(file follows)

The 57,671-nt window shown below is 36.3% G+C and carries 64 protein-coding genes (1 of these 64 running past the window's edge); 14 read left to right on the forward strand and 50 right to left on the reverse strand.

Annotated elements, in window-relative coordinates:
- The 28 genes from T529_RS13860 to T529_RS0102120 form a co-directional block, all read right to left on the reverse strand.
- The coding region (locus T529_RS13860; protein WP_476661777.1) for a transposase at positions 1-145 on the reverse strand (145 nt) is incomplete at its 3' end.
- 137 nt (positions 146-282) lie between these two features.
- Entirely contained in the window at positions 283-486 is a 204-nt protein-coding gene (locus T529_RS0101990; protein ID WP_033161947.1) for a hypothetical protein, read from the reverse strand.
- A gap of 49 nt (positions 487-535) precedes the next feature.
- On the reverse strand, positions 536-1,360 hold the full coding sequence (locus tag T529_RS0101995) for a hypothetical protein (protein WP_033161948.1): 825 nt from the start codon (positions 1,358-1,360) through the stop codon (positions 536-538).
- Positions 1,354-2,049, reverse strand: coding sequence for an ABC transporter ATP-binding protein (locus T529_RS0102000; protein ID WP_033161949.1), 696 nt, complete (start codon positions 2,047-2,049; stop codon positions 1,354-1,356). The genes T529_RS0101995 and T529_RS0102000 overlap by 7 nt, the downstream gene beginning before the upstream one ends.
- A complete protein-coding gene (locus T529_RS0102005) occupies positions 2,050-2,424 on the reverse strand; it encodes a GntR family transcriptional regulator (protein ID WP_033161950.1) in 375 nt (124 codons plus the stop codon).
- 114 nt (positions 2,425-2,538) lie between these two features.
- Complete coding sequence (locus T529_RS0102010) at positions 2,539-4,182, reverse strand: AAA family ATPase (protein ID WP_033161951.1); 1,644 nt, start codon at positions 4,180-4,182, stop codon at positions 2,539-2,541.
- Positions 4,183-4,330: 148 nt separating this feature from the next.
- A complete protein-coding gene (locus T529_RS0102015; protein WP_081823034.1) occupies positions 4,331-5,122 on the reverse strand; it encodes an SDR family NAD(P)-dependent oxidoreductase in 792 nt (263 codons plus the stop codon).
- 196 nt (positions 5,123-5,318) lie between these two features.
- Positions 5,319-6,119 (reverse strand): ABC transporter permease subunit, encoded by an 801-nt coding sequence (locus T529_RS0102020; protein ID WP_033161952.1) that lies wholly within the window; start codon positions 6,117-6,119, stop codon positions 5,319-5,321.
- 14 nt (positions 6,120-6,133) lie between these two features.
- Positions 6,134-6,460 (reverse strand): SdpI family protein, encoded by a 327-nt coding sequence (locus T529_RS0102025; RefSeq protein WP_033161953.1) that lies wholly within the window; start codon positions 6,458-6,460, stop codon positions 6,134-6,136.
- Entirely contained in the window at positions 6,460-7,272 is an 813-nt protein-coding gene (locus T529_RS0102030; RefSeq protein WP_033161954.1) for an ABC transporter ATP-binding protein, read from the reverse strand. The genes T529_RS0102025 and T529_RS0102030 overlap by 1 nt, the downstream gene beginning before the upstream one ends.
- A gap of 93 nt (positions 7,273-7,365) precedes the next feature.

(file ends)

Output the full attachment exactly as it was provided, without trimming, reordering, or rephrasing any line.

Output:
The 57,671-nt window shown below is 36.3% G+C and carries 64 protein-coding genes (1 of these 64 running past the window's edge); 14 read left to right on the forward strand and 50 right to left on the reverse strand.

Annotated elements, in window-relative coordinates:
- The 28 genes from T529_RS13860 to T529_RS0102120 form a co-directional block, all read right to left on the reverse strand.
- The coding region (locus T529_RS13860; protein WP_476661777.1) for a transposase at positions 1-145 on the reverse strand (145 nt) is incomplete at its 3' end.
- 137 nt (positions 146-282) lie between these two features.
- Entirely contained in the window at positions 283-486 is a 204-nt protein-coding gene (locus T529_RS0101990; protein ID WP_033161947.1) for a hypothetical protein, read from the reverse strand.
- A gap of 49 nt (positions 487-535) precedes the next feature.
- On the reverse strand, positions 536-1,360 hold the full coding sequence (locus tag T529_RS0101995) for a hypothetical protein (protein WP_033161948.1): 825 nt from the start codon (positions 1,358-1,360) through the stop codon (positions 536-538).
- Positions 1,354-2,049, reverse strand: coding sequence for an ABC transporter ATP-binding protein (locus T529_RS0102000; protein ID WP_033161949.1), 696 nt, complete (start codon positions 2,047-2,049; stop codon positions 1,354-1,356). The genes T529_RS0101995 and T529_RS0102000 overlap by 7 nt, the downstream gene beginning before the upstream one ends.
- A complete protein-coding gene (locus T529_RS0102005) occupies positions 2,050-2,424 on the reverse strand; it encodes a GntR family transcriptional regulator (protein ID WP_033161950.1) in 375 nt (124 codons plus the stop codon).
- 114 nt (positions 2,425-2,538) lie between these two features.
- Complete coding sequence (locus T529_RS0102010) at positions 2,539-4,182, reverse strand: AAA family ATPase (protein ID WP_033161951.1); 1,644 nt, start codon at positions 4,180-4,182, stop codon at positions 2,539-2,541.
- Positions 4,183-4,330: 148 nt separating this feature from the next.
- A complete protein-coding gene (locus T529_RS0102015; protein WP_081823034.1) occupies positions 4,331-5,122 on the reverse strand; it encodes an SDR family NAD(P)-dependent oxidoreductase in 792 nt (263 codons plus the stop codon).
- 196 nt (positions 5,123-5,318) lie between these two features.
- Positions 5,319-6,119 (reverse strand): ABC transporter permease subunit, encoded by an 801-nt coding sequence (locus T529_RS0102020; protein ID WP_033161952.1) that lies wholly within the window; start codon positions 6,117-6,119, stop codon positions 5,319-5,321.
- 14 nt (positions 6,120-6,133) lie between these two features.
- Positions 6,134-6,460 (reverse strand): SdpI family protein, encoded by a 327-nt coding sequence (locus T529_RS0102025; RefSeq protein WP_033161953.1) that lies wholly within the window; start codon positions 6,458-6,460, stop codon positions 6,134-6,136.
- Entirely contained in the window at positions 6,460-7,272 is an 813-nt protein-coding gene (locus T529_RS0102030; RefSeq protein WP_033161954.1) for an ABC transporter ATP-binding protein, read from the reverse strand. The genes T529_RS0102025 and T529_RS0102030 overlap by 1 nt, the downstream gene beginning before the upstream one ends.
- A gap of 93 nt (positions 7,273-7,365) precedes the next feature.